Importantly, these different generational styles are generalisations. Not every person in a particular generation will fit these characteristics.  In addition, each leader will have their own unique approach to leadership, regardless of their generational background. But they provide a good benchmark.

How leadership has changed over the years

Generational leadership styles demonstrate the overarching shift we’ve seen in leadership over the past two decades.

Twenty years ago, leadership was autocratic and task-oriented. One person made all of the decisions, and the focus was on getting things done. At this time, it was easy to identify and develop leaders as the career path was linear.

Today, we live in a fast-changing world, facing constant commercial and technological disruption, and leaders need to be more adaptable. This has meant a shift to a more collaborative approach that fosters teamwork, productivity, innovation and creativity.

There has also been a shift from hard skills to soft skills and for leaders to be people rather than task oriented. They need to be aware of employees’ different personalities and how they respond to leadership.

Generational Leadership Styles

How understanding can help your business

Understanding the different generational leadership styles and the overarching shift in approach that has happened in the past twenty years offers valuable insights that can benefit businesses in many ways, including:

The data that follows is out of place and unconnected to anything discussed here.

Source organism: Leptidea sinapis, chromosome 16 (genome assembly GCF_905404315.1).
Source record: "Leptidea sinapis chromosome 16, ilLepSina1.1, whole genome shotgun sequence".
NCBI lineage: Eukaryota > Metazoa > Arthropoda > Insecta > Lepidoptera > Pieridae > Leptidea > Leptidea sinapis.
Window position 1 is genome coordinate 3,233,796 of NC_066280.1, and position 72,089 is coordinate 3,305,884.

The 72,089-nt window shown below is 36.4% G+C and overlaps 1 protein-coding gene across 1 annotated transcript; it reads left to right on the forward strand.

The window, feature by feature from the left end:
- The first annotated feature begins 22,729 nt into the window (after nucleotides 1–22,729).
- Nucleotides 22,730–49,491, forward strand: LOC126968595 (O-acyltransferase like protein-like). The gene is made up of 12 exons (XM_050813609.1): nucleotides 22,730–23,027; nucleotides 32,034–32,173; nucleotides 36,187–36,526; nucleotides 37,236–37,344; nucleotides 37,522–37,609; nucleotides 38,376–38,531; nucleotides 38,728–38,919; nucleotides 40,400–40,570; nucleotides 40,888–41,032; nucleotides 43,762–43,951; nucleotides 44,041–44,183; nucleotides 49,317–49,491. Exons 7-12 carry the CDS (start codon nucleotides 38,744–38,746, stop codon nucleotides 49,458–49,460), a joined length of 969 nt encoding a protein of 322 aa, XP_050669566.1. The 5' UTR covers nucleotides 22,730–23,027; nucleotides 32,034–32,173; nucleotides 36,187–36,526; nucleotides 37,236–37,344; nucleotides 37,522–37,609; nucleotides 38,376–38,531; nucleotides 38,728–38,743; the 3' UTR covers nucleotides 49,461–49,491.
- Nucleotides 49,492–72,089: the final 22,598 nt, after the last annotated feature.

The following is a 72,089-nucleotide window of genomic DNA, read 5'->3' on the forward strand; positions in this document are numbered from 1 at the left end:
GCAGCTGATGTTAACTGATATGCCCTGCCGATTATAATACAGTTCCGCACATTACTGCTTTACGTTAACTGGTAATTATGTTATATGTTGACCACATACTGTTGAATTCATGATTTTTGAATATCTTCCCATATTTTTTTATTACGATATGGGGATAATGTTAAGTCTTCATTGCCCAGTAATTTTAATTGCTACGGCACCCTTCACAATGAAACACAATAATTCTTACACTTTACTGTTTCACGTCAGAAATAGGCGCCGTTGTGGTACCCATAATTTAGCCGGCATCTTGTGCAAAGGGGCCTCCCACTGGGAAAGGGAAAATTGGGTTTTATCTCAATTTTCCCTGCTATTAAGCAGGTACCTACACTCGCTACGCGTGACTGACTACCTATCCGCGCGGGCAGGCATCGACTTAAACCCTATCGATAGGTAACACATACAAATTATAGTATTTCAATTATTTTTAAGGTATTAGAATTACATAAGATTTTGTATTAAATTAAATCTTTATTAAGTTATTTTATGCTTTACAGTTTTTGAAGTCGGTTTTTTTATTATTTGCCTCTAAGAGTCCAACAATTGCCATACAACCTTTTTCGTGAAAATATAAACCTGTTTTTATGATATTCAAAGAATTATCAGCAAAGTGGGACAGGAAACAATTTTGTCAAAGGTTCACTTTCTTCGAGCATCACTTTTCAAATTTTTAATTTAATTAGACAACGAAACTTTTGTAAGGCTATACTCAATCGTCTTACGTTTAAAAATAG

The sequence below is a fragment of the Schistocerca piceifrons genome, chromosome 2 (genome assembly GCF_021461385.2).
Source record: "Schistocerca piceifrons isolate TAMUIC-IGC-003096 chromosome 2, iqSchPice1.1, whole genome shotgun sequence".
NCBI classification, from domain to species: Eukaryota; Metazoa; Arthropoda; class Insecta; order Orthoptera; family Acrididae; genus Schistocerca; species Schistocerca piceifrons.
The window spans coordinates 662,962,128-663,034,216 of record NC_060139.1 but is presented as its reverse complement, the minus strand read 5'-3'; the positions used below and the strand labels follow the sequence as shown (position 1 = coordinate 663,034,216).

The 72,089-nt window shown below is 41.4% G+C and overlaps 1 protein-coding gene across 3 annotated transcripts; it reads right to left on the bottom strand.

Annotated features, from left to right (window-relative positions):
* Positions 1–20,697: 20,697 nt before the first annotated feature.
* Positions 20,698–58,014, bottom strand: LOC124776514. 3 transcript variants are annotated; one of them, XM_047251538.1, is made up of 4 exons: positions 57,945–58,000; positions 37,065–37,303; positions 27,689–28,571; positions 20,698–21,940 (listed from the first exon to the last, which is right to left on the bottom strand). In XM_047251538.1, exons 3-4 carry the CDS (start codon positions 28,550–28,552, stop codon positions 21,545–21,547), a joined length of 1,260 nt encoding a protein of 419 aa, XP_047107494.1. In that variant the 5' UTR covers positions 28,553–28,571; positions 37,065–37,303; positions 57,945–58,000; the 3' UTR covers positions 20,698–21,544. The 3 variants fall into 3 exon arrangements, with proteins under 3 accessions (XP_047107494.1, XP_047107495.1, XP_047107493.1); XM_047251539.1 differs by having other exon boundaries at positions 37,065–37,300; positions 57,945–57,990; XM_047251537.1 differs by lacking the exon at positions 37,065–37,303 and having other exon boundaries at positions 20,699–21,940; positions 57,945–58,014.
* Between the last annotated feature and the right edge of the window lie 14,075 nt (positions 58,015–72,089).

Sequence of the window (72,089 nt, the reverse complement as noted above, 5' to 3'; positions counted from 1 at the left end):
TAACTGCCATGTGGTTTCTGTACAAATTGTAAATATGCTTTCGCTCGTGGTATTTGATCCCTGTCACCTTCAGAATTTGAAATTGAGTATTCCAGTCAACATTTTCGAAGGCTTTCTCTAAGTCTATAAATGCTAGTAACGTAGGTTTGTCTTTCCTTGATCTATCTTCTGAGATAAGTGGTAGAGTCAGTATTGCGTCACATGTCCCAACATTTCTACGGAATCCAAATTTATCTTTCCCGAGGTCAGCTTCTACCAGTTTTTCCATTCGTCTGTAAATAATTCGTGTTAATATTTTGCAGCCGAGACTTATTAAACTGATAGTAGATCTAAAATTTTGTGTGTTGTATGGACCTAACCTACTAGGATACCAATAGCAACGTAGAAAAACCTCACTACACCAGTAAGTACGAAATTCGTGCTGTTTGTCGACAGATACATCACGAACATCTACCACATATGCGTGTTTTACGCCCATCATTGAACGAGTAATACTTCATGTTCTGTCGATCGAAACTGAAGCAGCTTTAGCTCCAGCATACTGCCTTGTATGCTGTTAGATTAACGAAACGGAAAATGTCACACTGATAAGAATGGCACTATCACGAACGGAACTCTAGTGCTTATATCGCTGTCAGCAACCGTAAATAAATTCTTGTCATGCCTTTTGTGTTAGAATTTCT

• Enhanced communication: Understanding the differences in communication styles can help leaders communicate more effectively with their team members, leading to better collaboration and productivity.
  • Increased engagement: Different generations have different expectations and needs in the workplace. By understanding these differences, leaders can create a more engaging and motivating workplace for everyone.
  • Enhanced team dynamics: Understanding generational leadership styles can help leaders create more diverse and inclusive teams, leading to better team dynamics and improved performance.
  • Better recruitment and retention: Different generations may have different priorities and values when it comes to work. By understanding these differences, you can tailor your recruitment and retention strategies to better meet the needs and expectations of your target candidates.
  • Improved leadership development: Knowing these different leadership styles can help businesses develop future leaders by providing a better understanding of the skills and qualities needed to lead different generations effectively.

Ultimately, understanding generational leadership styles can help you create a more inclusive and productive workplace, improve communication and collaboration, and better meet the needs and expectations of your team members.

Do you want to create a more constructive culture with happy, productive employees? Our HR specialists can help you better understand, upskill and develop your leaders. Start a conversation.